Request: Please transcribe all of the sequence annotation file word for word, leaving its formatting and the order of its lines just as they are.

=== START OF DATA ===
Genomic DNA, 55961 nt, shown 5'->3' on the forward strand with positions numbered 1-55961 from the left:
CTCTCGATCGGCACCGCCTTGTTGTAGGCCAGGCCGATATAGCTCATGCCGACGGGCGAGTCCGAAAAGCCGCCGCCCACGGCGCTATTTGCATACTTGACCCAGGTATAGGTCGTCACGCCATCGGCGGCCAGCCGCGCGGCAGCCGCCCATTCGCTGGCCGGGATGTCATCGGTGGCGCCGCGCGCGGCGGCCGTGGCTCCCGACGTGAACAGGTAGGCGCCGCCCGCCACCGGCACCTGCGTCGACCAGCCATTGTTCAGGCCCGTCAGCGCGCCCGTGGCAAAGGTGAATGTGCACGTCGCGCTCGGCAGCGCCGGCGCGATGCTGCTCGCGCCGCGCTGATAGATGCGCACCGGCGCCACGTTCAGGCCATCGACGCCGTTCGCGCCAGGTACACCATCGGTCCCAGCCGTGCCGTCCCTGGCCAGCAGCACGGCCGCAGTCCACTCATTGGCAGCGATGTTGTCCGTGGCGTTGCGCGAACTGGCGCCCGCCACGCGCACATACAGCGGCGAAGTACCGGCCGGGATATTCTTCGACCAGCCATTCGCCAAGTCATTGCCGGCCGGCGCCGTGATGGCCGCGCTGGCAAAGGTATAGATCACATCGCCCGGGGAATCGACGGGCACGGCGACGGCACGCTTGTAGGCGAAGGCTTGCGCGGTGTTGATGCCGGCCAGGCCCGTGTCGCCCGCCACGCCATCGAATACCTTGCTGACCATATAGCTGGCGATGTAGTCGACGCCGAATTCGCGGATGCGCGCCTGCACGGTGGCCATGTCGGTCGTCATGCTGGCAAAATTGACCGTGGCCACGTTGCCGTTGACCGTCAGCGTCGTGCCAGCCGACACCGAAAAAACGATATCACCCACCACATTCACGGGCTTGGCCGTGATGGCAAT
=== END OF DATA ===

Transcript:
Genomic DNA, 55961 nt, shown 5'->3' on the forward strand with positions numbered 1-55961 from the left:
CTCTCGATCGGCACCGCCTTGTTGTAGGCCAGGCCGATATAGCTCATGCCGACGGGCGAGTCCGAAAAGCCGCCGCCCACGGCGCTATTTGCATACTTGACCCAGGTATAGGTCGTCACGCCATCGGCGGCCAGCCGCGCGGCAGCCGCCCATTCGCTGGCCGGGATGTCATCGGTGGCGCCGCGCGCGGCGGCCGTGGCTCCCGACGTGAACAGGTAGGCGCCGCCCGCCACCGGCACCTGCGTCGACCAGCCATTGTTCAGGCCCGTCAGCGCGCCCGTGGCAAAGGTGAATGTGCACGTCGCGCTCGGCAGCGCCGGCGCGATGCTGCTCGCGCCGCGCTGATAGATGCGCACCGGCGCCACGTTCAGGCCATCGACGCCGTTCGCGCCAGGTACACCATCGGTCCCAGCCGTGCCGTCCCTGGCCAGCAGCACGGCCGCAGTCCACTCATTGGCAGCGATGTTGTCCGTGGCGTTGCGCGAACTGGCGCCCGCCACGCGCACATACAGCGGCGAAGTACCGGCCGGGATATTCTTCGACCAGCCATTCGCCAAGTCATTGCCGGCCGGCGCCGTGATGGCCGCGCTGGCAAAGGTATAGATCACATCGCCCGGGGAATCGACGGGCACGGCGACGGCACGCTTGTAGGCGAAGGCTTGCGCGGTGTTGATGCCGGCCAGGCCCGTGTCGCCCGCCACGCCATCGAATACCTTGCTGACCATATAGCTGGCGATGTAGTCGACGCCGAATTCGCGGATGCGCGCCTGCACGGTGGCCATGTCGGTCGTCATGCTGGCAAAATTGACCGTGGCCACGTTGCCGTTGACCGTCAGCGTCGTGCCAGCCGACACCGAAAAAACGATATCACCCACCACATTCACGGGCTTGGCCGTGATGGCAAT